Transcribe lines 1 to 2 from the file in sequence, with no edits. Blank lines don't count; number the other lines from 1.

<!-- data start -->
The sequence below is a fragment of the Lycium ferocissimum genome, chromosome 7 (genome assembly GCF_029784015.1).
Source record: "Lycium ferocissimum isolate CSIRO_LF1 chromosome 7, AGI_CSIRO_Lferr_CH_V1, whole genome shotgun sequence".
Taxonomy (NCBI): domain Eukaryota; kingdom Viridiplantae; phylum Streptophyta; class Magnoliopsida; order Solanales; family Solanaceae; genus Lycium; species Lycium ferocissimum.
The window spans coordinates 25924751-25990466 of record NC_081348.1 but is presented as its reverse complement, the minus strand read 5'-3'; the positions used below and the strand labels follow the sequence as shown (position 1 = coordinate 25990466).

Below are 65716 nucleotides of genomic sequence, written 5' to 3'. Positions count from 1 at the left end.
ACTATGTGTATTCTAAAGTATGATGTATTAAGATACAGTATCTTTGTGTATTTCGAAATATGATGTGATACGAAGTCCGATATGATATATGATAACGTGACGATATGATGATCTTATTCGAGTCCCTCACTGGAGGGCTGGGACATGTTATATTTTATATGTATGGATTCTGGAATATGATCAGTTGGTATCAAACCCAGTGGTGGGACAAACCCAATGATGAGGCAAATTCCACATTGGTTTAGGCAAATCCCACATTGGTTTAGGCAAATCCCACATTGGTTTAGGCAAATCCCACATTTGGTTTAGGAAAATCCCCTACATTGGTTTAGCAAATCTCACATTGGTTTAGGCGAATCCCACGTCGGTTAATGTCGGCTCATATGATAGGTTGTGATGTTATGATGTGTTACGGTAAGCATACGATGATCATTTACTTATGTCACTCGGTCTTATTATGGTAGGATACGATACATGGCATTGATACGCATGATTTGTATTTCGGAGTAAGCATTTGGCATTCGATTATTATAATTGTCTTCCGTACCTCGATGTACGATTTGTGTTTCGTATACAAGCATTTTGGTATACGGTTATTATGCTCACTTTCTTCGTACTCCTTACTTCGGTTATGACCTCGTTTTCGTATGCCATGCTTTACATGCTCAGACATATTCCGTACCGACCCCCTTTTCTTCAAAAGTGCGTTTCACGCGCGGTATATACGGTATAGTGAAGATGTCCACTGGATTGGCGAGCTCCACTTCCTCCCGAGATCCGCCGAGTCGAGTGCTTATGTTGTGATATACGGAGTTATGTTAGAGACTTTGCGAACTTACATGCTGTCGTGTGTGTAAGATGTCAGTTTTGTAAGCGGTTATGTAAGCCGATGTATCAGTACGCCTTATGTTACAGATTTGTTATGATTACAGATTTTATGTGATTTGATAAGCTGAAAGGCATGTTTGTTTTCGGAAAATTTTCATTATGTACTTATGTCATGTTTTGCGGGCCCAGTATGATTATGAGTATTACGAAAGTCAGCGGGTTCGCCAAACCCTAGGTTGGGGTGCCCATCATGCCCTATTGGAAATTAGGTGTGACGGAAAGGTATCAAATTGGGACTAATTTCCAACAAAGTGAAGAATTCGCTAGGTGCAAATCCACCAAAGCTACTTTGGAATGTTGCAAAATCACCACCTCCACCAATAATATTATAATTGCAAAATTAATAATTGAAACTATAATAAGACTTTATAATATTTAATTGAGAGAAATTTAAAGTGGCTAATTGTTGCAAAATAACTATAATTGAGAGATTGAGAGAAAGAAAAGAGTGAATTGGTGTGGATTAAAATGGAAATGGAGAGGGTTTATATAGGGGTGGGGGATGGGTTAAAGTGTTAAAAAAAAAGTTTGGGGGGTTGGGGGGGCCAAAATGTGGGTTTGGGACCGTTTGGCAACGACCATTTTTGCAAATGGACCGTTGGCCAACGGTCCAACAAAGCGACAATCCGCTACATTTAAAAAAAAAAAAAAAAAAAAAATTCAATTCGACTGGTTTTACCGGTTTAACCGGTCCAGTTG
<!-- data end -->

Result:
The sequence below is a fragment of the Lycium ferocissimum genome, chromosome 7 (genome assembly GCF_029784015.1).
Source record: "Lycium ferocissimum isolate CSIRO_LF1 chromosome 7, AGI_CSIRO_Lferr_CH_V1, whole genome shotgun sequence".